Wes Lowery, a reporter I used to work with in Washington, had this to say on Twitter:

"This is the thing, to me, that feels different. This is the action where the police are crossing a line in terms of press freedom that they hadn’t routinely crossed before at 2014-2019 protests."

Wes knows of what he speaks. He covered the 2014 protests in Ferguson, Mo., over the death of Michael Brown, and while he was talking to me on the phone in a McDonald’s then, officers came in and grabbed him and threw him against a Coke machine and arrested him. I heard it all happening because his phone was still on. To this day, I don’t know why it happened. But Wes is black, that I know.

I asked Jeff Roberts, executive director of the Colorado Freedom of Information Coalition, if he thought the hostile environment created by recent criticism of journalists by politicians and some media outlets and cable TV talking heads may have contributed to the messenger shooting.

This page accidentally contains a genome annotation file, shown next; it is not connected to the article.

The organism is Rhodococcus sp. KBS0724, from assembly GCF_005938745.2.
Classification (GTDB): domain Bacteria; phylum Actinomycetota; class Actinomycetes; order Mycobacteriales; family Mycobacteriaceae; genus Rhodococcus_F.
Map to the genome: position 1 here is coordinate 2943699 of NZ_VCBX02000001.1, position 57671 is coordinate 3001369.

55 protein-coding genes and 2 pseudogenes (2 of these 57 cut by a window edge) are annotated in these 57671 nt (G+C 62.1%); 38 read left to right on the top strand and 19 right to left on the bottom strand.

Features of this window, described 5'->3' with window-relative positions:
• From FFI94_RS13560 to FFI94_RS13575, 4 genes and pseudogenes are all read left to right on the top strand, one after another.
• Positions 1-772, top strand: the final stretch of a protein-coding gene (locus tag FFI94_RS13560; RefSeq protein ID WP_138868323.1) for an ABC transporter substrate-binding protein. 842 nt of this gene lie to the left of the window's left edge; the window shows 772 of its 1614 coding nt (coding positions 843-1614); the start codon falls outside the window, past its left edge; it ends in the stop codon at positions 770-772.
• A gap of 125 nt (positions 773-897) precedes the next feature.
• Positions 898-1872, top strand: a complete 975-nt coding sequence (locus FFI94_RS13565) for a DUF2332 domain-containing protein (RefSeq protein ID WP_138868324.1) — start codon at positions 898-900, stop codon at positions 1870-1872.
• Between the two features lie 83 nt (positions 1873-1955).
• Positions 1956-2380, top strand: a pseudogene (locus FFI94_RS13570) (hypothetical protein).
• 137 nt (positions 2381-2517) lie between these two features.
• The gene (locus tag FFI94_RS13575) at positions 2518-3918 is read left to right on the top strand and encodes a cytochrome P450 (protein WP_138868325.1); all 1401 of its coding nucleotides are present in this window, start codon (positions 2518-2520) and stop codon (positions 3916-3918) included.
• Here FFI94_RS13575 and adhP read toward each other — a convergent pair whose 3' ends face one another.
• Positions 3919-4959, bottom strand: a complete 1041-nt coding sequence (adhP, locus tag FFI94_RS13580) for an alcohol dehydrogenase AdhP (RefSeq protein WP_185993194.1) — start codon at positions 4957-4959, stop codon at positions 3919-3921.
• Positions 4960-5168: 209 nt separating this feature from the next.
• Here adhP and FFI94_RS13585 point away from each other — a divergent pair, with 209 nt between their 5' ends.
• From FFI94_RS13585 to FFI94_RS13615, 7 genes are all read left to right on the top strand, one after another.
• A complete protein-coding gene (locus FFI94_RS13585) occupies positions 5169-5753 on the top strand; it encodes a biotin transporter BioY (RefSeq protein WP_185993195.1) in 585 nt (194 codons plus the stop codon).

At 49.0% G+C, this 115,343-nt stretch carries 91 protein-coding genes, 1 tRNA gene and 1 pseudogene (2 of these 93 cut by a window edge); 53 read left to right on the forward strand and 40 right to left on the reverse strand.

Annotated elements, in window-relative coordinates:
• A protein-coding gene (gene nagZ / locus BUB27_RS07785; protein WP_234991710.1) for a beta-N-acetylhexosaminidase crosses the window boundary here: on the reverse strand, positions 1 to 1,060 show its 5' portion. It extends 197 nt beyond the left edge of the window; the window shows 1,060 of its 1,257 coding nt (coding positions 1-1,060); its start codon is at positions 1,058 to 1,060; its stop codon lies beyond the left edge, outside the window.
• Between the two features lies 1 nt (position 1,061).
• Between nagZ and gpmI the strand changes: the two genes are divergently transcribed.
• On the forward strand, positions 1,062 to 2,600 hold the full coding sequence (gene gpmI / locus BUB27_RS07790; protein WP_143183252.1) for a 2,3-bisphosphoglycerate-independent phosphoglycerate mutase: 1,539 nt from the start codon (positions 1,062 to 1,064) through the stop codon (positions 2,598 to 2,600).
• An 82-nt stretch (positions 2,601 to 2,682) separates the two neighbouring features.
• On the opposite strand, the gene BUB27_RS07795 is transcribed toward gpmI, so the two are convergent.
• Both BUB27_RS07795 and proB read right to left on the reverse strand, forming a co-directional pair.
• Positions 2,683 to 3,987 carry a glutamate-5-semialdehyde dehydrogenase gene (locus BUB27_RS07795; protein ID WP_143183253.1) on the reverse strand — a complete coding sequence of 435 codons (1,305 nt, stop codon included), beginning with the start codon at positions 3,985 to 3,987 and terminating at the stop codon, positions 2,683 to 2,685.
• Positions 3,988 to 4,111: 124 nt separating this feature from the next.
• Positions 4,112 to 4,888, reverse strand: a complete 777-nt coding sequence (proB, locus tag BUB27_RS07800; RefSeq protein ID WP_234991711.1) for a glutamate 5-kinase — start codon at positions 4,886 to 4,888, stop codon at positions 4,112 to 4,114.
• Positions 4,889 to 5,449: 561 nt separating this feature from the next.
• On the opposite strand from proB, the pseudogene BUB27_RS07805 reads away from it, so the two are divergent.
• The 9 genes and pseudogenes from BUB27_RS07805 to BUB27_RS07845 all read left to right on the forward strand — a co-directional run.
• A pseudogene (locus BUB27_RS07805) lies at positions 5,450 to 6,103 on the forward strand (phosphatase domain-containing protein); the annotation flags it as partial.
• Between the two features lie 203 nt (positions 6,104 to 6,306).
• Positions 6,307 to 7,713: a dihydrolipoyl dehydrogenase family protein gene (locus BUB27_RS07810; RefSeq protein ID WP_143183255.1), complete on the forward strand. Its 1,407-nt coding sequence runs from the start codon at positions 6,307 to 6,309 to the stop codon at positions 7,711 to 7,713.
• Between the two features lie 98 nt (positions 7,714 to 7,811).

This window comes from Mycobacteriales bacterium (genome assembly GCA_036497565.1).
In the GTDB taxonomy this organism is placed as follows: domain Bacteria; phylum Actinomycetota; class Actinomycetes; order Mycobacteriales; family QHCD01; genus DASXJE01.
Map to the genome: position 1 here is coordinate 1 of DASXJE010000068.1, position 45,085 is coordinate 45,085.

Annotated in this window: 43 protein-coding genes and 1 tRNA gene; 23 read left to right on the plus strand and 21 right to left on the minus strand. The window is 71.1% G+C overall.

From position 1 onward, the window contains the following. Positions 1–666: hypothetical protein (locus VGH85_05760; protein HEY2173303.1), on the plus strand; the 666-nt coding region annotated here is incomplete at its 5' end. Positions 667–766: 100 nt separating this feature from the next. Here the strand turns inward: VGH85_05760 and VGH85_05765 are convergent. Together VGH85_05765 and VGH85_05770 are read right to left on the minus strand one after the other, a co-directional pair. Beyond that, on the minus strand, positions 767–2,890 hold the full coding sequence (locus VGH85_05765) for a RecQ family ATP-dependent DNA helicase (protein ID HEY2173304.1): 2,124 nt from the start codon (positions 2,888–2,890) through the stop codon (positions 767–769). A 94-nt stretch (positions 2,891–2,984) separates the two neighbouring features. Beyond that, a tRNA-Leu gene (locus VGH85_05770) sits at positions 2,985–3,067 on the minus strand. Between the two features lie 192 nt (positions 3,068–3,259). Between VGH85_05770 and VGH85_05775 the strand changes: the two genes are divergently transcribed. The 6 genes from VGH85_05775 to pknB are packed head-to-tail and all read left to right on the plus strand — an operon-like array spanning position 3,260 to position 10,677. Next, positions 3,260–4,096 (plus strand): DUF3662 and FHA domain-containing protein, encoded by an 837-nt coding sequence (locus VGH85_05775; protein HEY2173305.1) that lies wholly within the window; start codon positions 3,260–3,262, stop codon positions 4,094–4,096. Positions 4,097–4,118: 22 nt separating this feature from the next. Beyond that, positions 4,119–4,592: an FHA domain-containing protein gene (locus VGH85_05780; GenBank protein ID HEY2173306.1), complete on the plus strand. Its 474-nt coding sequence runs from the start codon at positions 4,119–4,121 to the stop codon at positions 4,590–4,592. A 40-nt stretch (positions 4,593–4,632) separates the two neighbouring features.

“I am concerned that efforts to delegitimize the news media have made it more difficult for journalists to cover public events and to chronicle potentially volatile situations like the George Floyd protests,” Roberts said bluntly. “It’s hard enough for journalists to stay safe while covering a protest because they have to get as close as possible to the action. They shouldn’t be made targets because of their press badges or press vests."

My worry is that us local journalists, trying mightily to serve our communities fairly, objectively and honestly, get smeared by the clouds of partisan gas floating here from Washington like a toxic airborne event.

Roberts echoed that concern.

“I worry that some people have formed sweeping opinions about the news media based on how they feel about one or two particular news outlets, and local news organizations get bashed just for being news organizations,” Roberts said. “But who else is going to keep a community informed and hold government and the powerful accountable? Who else is going to track how tax dollars are spent? Who else is going to tell people about crime in their community? Who else is going to tell them what happened during the protest in their downtown? I wish more people would think about that."